BURNETT: Fundamental honesty matter of whether you ask, do you know somebody and you say, I don't know them that well when again and again you're seen with him?

LORD: He may not know about this guy, I mean, that's entirely possible.

BOYKIN: Jeffrey, that's not possible. It's not even plausible. This is why it matters. It's not just Joey No Socks. It's Don King, who's also a convicted felon. It's the Russian immigrant who was another convicted felon who's involved in the Trump Soho project.

Trump has a history of dealing with shady people and he says he hires and will surround himself with the best people. There's no evidence of that. We see is evidence of corruption and pay to play and crookedness, the same stuff he accused other people of engaging in, he's doing that now.

LORD: I don't see that at all.

BOYKIN: People see more when the hearings happen because there's plenty of evidence. Look, for example, at General Michael Flynn, a conspiracy theorist who's been appointed --

LORD: Are you saying General Flynn is a crook?

BOYKIN: I'm saying he's a conspiracy theorist and Trump doesn't pick the best people. He doesn't surround himself with the best people. This is another indication.

Why is he meeting with Don King and Joey No Socks and not having intelligence briefings? He doesn't have time for intelligence briefings. He has time to tweet every day.

LORD: That's not so.

BOYKIN: His lack of seriousness of the job of president.

LORD: All I can say is we litigated all this kind of stuff in the campaign. It's over, my friend, and I know it's a new year and there's a new president-elect.

BOYKIN: Not acting like a president of the United States.

LORD: As you think the president should behave.

BOYKIN: You think the president should be associated with the criminals?

LORD: Of course not.

BOYKIN: Then it's not just --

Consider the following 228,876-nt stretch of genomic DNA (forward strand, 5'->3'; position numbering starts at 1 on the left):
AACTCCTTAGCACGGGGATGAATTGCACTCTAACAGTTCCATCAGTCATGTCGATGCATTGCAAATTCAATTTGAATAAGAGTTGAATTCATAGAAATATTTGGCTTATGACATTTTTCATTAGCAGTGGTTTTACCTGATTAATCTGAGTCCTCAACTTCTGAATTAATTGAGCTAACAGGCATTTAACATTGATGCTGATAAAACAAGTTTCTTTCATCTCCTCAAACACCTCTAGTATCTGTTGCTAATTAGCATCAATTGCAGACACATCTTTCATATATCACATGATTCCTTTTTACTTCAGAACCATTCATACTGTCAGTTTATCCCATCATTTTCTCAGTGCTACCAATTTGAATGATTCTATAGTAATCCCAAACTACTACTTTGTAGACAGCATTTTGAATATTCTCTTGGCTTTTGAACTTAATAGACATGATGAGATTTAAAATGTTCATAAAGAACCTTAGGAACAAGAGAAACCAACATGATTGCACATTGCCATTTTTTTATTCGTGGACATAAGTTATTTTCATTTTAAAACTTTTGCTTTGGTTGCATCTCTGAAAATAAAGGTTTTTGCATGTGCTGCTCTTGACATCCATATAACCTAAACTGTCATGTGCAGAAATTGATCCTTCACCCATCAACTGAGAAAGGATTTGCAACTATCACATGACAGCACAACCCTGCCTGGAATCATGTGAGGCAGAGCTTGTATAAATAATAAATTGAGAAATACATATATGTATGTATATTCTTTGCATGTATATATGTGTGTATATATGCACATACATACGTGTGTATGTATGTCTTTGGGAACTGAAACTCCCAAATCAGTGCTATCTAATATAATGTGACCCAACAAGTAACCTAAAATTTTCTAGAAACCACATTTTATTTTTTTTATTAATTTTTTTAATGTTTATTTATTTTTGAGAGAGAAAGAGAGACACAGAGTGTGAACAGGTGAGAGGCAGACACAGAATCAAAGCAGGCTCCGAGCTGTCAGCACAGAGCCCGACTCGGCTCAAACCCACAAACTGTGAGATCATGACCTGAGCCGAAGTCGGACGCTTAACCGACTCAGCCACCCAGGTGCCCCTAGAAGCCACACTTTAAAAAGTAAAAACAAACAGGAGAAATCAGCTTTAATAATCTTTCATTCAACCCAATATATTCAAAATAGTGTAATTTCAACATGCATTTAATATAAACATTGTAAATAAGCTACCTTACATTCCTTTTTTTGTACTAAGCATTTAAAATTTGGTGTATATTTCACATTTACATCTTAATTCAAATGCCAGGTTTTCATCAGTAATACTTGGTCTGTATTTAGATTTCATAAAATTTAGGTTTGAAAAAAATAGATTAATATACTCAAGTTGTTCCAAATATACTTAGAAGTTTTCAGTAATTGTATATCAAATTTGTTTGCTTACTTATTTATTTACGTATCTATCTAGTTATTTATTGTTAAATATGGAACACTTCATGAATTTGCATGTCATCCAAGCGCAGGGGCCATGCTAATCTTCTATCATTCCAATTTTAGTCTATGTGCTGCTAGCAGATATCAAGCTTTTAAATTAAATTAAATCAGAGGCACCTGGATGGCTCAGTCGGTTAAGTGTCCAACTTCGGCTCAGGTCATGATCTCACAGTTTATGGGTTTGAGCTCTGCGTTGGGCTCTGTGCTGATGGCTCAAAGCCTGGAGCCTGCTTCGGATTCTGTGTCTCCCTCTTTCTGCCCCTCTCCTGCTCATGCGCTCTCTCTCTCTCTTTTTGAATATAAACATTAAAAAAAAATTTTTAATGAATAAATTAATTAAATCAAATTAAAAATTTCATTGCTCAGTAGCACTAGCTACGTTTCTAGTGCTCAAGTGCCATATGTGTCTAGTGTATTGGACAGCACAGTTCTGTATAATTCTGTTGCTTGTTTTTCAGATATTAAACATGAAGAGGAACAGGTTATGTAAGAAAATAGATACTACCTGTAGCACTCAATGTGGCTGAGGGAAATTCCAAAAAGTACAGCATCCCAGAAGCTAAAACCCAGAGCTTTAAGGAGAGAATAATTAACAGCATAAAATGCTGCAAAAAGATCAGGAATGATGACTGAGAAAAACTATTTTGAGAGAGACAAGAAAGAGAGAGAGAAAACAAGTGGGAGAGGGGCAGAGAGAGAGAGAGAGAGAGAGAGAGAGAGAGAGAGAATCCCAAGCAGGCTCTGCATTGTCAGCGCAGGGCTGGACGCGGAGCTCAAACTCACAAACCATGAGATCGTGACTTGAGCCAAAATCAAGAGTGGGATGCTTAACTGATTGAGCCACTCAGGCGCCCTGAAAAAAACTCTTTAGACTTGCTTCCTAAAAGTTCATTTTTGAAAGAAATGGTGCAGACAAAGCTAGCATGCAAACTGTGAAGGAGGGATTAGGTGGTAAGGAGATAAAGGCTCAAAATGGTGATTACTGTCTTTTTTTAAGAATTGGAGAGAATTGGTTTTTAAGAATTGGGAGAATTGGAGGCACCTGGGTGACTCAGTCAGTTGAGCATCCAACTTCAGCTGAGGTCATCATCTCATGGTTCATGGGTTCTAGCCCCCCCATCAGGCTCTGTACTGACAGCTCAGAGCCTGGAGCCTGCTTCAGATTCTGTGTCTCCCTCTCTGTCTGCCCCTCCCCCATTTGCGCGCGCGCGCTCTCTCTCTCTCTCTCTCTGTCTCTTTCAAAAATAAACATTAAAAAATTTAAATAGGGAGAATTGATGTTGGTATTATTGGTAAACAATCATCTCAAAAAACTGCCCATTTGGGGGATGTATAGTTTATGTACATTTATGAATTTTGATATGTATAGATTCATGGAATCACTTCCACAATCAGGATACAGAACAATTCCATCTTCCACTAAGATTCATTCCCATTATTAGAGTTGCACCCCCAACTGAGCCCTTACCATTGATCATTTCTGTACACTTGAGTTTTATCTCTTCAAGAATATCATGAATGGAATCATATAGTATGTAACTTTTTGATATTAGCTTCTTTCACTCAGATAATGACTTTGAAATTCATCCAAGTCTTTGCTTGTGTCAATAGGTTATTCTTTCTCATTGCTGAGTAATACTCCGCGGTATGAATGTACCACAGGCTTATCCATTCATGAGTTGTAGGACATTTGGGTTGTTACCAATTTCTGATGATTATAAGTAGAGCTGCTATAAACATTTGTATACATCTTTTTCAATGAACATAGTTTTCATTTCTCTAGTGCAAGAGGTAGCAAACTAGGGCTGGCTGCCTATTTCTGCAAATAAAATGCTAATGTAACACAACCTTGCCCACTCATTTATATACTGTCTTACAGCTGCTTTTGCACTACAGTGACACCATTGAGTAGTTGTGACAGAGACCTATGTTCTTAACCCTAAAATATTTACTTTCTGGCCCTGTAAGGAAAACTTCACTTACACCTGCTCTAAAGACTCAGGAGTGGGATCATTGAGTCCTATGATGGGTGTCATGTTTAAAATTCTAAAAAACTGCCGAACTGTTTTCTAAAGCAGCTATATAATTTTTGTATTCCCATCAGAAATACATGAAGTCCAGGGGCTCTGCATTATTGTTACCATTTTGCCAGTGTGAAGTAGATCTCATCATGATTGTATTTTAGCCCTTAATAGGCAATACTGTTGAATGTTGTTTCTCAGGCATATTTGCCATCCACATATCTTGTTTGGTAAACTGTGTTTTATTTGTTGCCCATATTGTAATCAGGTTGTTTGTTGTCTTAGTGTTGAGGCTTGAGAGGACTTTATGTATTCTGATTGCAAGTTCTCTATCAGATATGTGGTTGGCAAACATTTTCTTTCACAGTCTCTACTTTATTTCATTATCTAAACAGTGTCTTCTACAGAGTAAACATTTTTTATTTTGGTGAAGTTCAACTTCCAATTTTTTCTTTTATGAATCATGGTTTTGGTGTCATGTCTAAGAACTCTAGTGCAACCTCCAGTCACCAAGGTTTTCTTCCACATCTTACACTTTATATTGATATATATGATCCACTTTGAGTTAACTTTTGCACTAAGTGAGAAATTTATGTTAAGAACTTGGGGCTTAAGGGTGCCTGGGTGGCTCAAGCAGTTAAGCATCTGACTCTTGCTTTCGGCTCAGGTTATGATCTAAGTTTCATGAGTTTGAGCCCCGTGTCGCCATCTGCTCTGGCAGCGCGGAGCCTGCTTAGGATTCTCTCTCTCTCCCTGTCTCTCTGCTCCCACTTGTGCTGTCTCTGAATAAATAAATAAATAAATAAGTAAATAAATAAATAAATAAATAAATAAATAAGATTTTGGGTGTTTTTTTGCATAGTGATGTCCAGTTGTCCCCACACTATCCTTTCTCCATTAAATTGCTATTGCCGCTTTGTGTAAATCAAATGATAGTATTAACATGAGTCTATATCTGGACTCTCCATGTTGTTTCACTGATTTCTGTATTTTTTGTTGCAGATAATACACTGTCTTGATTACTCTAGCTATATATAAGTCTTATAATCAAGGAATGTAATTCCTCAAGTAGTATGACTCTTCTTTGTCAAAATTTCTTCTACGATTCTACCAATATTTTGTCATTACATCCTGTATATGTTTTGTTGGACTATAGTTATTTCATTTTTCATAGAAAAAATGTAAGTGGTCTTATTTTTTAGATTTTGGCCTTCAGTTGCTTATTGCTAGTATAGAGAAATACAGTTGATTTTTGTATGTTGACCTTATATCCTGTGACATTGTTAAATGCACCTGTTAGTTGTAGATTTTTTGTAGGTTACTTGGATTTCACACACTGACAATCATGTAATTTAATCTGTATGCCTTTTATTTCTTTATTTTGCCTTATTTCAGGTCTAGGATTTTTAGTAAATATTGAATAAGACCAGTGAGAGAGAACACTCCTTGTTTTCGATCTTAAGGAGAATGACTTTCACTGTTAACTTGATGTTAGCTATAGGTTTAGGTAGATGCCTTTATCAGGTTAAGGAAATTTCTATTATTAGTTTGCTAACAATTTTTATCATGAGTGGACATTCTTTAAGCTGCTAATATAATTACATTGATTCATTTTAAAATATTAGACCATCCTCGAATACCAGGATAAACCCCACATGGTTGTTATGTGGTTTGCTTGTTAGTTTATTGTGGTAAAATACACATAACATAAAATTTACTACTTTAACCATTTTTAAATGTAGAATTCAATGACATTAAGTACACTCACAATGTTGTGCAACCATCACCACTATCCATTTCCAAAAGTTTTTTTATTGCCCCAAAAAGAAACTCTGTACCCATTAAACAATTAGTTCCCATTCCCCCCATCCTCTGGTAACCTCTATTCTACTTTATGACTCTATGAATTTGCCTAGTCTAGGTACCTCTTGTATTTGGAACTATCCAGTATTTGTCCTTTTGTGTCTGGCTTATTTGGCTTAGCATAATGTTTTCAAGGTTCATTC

LORD: Of course not.

BOYKIN: We agree.

LORD: Unless he's about to become attorney general of the United States, I don't think you have to worry.

BOYKIN: If you held the president of the United States, Barack Obama, to the same standard, I would feel comfortable about that. Donald Trump said he was going to drain the swamp and there's every evidence he's not doing it.

LORD: I mean, the drain the swamp is about lobbyists and consultants in Washington, not about --

BOYKIN: Not about criminals? Convicted criminals?


LORD: I never heard of him. I don't think he's player in Washington. (CROSSTALK)

BURNETT: Thank you both.

Next, Ford scrapping plans to build a plant in Mexico. Ford says it's good business but Trump is getting all the credit.

And Trump's pal Putin has a strange habit of appearing in public half dressed. Is there a method to his seeming madness? Well, tonight, Putin's onetime top aide speaks out.


[19:40:50] BURNETT: New tonight, Donald Trump taunting Ford's decision to reverse course on a plant in Mexico, instead upgrade a facility in Michigan. Now, the CEO of Ford, Mark Fields, says Trump's policies are crucial to the decision, but it wasn't because Trump said he had to do it, nothing because of that. That's the Ford view.

The announcement comes on the same day Trump took another carmaker to task, General Motors, saying GM should not be building one of its models in Mexico. Trump tweets, "General Motors is sending Mexican made model of Chevy Cruze to U.S. car dealers, tax-free across border, make in the USA or pay a big border tax."

And Poppy Harlow is at a Ford plant in Flat Rock, Michigan, tonight.

Poppy, you sat down with Ford's CEO. So they're going to cancel this Mexican plant. Plans for this. Why?

POPPY HARLOW, CNN CORRESPONDENT: I mean, it's a huge cancellation, a $1.6 billion plant. It is in part political and it is in part, they say, driven by the business environment right now.

I should note, Erin, when you look at all of this, there has been no love lost between the president-elect and Ford. They have quite a long history trading barbs back and forth. At one point, the president-elect even said Ford was going to fire all of its workers in the United States. That is just not true.

So, I asked Mark Fields today, are you making this change because of Trump?


MARK FIELDS, CEO, FORD MOTOR COMPANY: This makes sense for our business and we look at all factor, including what we view as a more positive U.S. manufacturing business environment under President-elect Trump and it's literally a vote of confidence around some of the pro- growth policies that he has been outlining.

HARLOW: But this is a trend we've seen. The president-elect calls out Carrier, he gets jobs to stay here. He calls out Boeing, he gets a cheaper Air Force One. He calls out Lockheed Martin, and they say we're going to work with you. There is a concern among some, Mark, that this is in essence a form of

crony capitalism, that it's dangerous to American democracy, that the president can cut deals with companies and then they expect favors from the administration in return.